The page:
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The Solar Series... Photogrammetry Surveys

Updated: 6 days ago

The second topic in our solar series explores SUMO’s Photogrammetry Surveys.


As well as capturing topographic data, these surveys can be used to provide accurate models for landscape analysis and archaeological interpretations.



In addition to capturing topographic data (covered in our previous blog), UAS photogrammetry produces highly accurate Digital Elevation Models (DEMs) and orthorectified mapping of large areas, which can prove invaluable in designing the layout of a solar farm.


The UAS photogrammetry method consists of taking aerial photographs in a grid pattern over a survey area and capturing vertical images from altitudes of between 50m and 120m, which enables the coverage of large areas in relatively short timeframes. The resulting images are processed to produce a point cloud, DEMs (Digital Elevation Models) and an orthophotograph.


Textured Digital Elevation Models, like the example below, can help planners and designers to understand and visualise the landscape.


Above: Digital Elevation Models (DEM) of a 300 hectare landscape survey.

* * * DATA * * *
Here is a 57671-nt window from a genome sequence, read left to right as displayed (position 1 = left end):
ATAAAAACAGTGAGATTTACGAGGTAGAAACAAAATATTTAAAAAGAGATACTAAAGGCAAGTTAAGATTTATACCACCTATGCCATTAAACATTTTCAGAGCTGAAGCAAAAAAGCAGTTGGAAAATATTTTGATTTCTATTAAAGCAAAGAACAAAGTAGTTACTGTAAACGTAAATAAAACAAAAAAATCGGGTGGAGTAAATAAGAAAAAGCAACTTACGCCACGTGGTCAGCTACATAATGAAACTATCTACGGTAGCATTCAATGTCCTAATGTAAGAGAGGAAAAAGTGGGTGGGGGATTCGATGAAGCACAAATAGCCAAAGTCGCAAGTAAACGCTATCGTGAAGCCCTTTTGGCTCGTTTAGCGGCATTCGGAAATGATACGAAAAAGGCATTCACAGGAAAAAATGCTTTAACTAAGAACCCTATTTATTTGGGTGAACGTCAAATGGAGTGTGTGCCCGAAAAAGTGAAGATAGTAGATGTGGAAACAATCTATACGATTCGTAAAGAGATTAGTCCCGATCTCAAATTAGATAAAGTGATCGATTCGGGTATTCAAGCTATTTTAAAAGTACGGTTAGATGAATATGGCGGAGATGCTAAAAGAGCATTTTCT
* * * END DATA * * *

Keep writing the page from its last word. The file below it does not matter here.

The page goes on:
The DEMs can then be processed using GIS software to produce various models (including hill shading or terrain flattening to isolate the topography), which may aid the interpretation of the landscape and the configuration of the solar panels to be installed.


Above: Greyscale hillshade produced from a DEM. 


Above: Terrain flattening to highlight the microtopography. 


The DEM can also be analysed using GIS to tease out micro-topographic features which can be discussed in an interpretive report.

 

In addition, where a multispectral survey has been conducted, different vegetation indices are applied using raster transformations, such as NDVI (Normalized Difference Vegetation Index) which can highlight the possible presence of other subsurface features (including archaeology), which might impact on the installation and layout of the solar panel arrays.


Above: Example of an archaeological interpretation from a SUMO report. 


The design and installation of a renewable energy site is a complex and costly exercise, so it pays to maximise the potential output of the site through a careful analysis of the site at the design stage.  In these circumstances, the use of a SUMO Photogrammetry Survey can be invaluable in providing accurate data across large areas quickly and efficiently.

 

Don’t forget that this is just one of eight surveys that SUMO can supply throughout our solar scheme, from Design, to Construction, and even Monitoring of your Solar panels once installed.

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